Film Rebel Without a Cause Analysis

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Updated: Mar 28, 2022
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Category: Adolescence
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The film Rebel Without a Cause follows Jim Stark, a troubled teenager, played by James Dean, in a classic tale of a rebellious teen grappling with complexities as he comes of age. The movie is set in a post-war 1950s era when several forces including the pressure brought by the Cold War and the rise of McCarthyism, created a large shift towards conservatism and conformity in America.

Despite generalized ideas of social and cultural norms in the 1950s, the film addresses dysfunctional families and conveys underlying messages of rebellion, masculinity, and sexuality, suggesting contradictory and varying perspectives than those that were generally accepted at this time.

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Rebel Without a Cause challenges many of the ideas and assumptions about families and masculinity in the 1950s post-war society while simultaneously presenting a complex portrait of teenage rebellion.

Dressed in a red leather jacket and tight jeans, Jim Stark presented the perfect image of rebellion at this time. Stark is not superficial as he expresses deep underlying feelings and emotions in the movie. After moving to a new town, Jim seeks to fit in and conform to a new community all over again. The film opens with a scene of Stark being arrested for public intoxication, and the film follows his efforts to conform with his peers by sneaking out late at night, fighting with his elders, racing cars, and desperately trying to please the “cool” kids crowd. On the surface level, Stark seems belligerent and egotistical.

However, in reality, Stark lacks strong adult figures in his life, particularly a father figure. At one point in the film, Jim chokes his father desperately asking his father to support him. Jim hopes to change his father while also beginning to act as a father figure to his close friends Judy and Plato.

Thus, Rebel Without a Cause paints a complex picture of a rebellious teen who seeks a more satisfactory family life. In addition to amplifying on the idea of rebellion, the film also challenges general perceptions of masculinity throughout the 1950s. During this time, masculinity was in a state of uncertainty as many men were returning from war and attempting to acclimate themselves back into society.

Many middle-class men were increasingly forced by the new suburban lifestyle to take on qualities and occupations previously associated with women. Jim craves a father figure who is not emasculated by Jim’s overbearing mother. His father is unable to be a model for Jim because, like other males during the 1950s, he believes that marriage alone would prove his masculinity. Jim also displays a complicated portrayal of masculinity. On the one hand, Jim demonstrates a more traditional sense of masculinity through violence and showboating. While on the other hand, Jim displays a more sensitive and feminine form of masculinity, particularly in his interactions with two male characters Buzz and Plato. While the culture and ideals of the 1950s suggest that society at large was unaccepting of different images of masculinity and sexuality, Rebel Without a Cause challenges these ideals by displaying on-screen suggestions of homosexuality.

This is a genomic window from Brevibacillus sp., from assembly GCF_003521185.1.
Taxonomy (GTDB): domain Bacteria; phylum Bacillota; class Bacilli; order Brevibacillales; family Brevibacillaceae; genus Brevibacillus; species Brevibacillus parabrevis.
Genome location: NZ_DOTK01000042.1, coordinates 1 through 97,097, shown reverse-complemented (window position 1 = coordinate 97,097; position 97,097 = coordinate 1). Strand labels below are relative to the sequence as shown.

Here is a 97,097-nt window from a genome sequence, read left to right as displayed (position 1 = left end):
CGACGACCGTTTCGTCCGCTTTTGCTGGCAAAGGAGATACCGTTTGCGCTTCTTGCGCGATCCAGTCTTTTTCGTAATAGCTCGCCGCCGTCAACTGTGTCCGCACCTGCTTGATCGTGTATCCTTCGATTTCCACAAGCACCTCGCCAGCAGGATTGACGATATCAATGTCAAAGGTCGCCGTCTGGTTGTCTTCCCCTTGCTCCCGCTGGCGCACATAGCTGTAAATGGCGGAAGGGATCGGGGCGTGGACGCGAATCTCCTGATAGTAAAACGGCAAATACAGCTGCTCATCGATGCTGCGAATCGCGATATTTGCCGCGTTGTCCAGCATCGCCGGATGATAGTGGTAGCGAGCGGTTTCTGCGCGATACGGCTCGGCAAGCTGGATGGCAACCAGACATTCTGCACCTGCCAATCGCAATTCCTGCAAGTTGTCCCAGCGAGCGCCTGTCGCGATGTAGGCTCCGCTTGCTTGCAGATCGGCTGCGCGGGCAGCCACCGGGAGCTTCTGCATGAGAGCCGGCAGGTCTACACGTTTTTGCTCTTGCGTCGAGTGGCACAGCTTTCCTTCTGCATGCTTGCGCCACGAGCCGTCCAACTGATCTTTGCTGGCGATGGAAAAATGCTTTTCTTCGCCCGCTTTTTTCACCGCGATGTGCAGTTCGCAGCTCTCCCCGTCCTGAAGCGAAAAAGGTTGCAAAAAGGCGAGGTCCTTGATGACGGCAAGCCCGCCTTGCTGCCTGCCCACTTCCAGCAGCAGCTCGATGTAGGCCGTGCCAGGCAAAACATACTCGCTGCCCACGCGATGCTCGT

At this time, between Eisenhower’s Executive Order 10450 and the Lavender Scare, the general public was becoming increasingly aware of homosexuality. Alfred Kinsey’s book “Sexual Behavior of the Human Male” sold out immediately and captured attention for his claim that sexual behavior in America was more varied and common than most Americans were willing to believe. While homosexuality existed during this point in time, it was still considered a taboo.

Despite this, Rebel Without a Cause openly ponders and touches on homosexuality. For example, Jim’s friend Plato presents as a gay male. He appears to pine for Jim; he looks up to him, showers him with affection, stares adoringly at him and seeks to protect him. Even Buzz, the more typical representative of traditional masculinity, seems potentially prone to nontraditional sexual inclinations. The film suggests an underlying attraction between Jim and Buzz which is suppressed by their inherent need to prove their masculinity. The homosexual tensions are evident through the two characters’ shared cigarette.

After Jim lights a cigarette, Buzz takes it out of his mouth and places it in between his lips. Rather than reacting with anger, Jim smiles. The sexual tension appears to quickly subside, but it was nonetheless plainly present to a discerning viewer. While portraying a coming of age story, Rebel Without a Cause presents many progressive and contemporary ideas during the 1950s. Centered on Jim’s emotional exit from adolescence, he simultaneously depicts both a sons traditional need for an admirable father figure and the ways in which young men in the 1950s began to think differently about masculinity. Jim’s relationship with Plato and Buzz suggest that the American male could remain masculine while also accepting homosexuality.

By the end of the film, after having endured the deaths of Buzz and Plato, and having become a father figure to Plato, Jim appears prepared to reconcile with his father. The movie closes with Jim’s father affectionately placing a coat on Jim leading the viewer to hope that Jim’s evolving perception of masculinity allows him to accept his father notwithstanding the tensions in their relationship.

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Film Rebel Without a Cause Analysis. (2021, Mar 26). Retrieved from